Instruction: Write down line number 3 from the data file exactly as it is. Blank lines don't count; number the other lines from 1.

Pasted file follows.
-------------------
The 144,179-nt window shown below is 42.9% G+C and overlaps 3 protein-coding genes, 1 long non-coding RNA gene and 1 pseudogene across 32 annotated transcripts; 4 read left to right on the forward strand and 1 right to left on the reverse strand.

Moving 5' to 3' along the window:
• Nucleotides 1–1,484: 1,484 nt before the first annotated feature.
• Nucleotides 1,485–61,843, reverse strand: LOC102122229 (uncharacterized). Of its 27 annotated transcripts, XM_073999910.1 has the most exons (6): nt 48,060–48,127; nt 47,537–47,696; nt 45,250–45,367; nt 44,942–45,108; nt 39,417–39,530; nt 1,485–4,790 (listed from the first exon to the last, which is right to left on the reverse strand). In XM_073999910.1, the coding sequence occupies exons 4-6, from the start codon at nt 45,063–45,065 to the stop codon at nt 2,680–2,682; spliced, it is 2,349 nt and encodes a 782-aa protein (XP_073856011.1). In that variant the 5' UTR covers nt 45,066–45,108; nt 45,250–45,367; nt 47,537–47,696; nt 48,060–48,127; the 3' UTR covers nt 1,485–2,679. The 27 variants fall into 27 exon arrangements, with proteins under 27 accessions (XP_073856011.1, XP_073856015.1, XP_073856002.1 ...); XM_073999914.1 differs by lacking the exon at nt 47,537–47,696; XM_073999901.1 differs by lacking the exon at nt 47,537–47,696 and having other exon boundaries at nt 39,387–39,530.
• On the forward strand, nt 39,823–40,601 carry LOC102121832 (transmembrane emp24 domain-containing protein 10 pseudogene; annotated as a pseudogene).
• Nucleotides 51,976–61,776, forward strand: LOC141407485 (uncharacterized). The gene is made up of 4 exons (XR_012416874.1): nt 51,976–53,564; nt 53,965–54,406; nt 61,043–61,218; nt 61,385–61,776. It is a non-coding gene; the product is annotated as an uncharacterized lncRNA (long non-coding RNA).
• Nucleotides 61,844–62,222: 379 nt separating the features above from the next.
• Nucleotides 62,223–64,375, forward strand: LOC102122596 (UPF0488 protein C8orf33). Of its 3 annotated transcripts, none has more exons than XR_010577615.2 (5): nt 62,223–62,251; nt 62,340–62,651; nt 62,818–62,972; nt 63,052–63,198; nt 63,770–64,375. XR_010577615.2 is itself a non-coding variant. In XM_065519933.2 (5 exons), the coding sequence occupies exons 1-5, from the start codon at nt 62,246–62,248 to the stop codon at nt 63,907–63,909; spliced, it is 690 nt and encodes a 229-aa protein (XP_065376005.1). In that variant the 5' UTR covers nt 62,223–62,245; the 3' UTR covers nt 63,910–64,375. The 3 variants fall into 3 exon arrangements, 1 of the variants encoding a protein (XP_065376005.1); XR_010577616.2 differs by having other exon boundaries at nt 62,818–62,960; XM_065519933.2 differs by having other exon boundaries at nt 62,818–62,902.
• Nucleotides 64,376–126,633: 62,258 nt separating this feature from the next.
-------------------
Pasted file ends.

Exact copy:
• Nucleotides 1–1,484: 1,484 nt before the first annotated feature.